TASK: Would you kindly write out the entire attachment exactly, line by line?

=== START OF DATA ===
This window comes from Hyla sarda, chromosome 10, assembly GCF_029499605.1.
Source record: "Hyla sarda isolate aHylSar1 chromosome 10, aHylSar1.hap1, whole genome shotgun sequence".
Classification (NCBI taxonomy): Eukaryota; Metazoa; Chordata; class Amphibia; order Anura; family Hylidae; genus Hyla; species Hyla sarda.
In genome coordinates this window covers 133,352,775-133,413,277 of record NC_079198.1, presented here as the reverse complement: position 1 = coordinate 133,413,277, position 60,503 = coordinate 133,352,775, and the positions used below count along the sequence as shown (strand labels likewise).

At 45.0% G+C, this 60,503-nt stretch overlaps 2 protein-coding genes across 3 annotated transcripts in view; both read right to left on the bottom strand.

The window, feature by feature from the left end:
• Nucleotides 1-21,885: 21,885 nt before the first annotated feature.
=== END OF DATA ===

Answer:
This window comes from Hyla sarda, chromosome 10, assembly GCF_029499605.1.
Source record: "Hyla sarda isolate aHylSar1 chromosome 10, aHylSar1.hap1, whole genome shotgun sequence".
Classification (NCBI taxonomy): Eukaryota; Metazoa; Chordata; class Amphibia; order Anura; family Hylidae; genus Hyla; species Hyla sarda.
In genome coordinates this window covers 133,352,775-133,413,277 of record NC_079198.1, presented here as the reverse complement: position 1 = coordinate 133,413,277, position 60,503 = coordinate 133,352,775, and the positions used below count along the sequence as shown (strand labels likewise).

At 45.0% G+C, this 60,503-nt stretch overlaps 2 protein-coding genes across 3 annotated transcripts in view; both read right to left on the bottom strand.

The window, feature by feature from the left end:
• Nucleotides 1-21,885: 21,885 nt before the first annotated feature.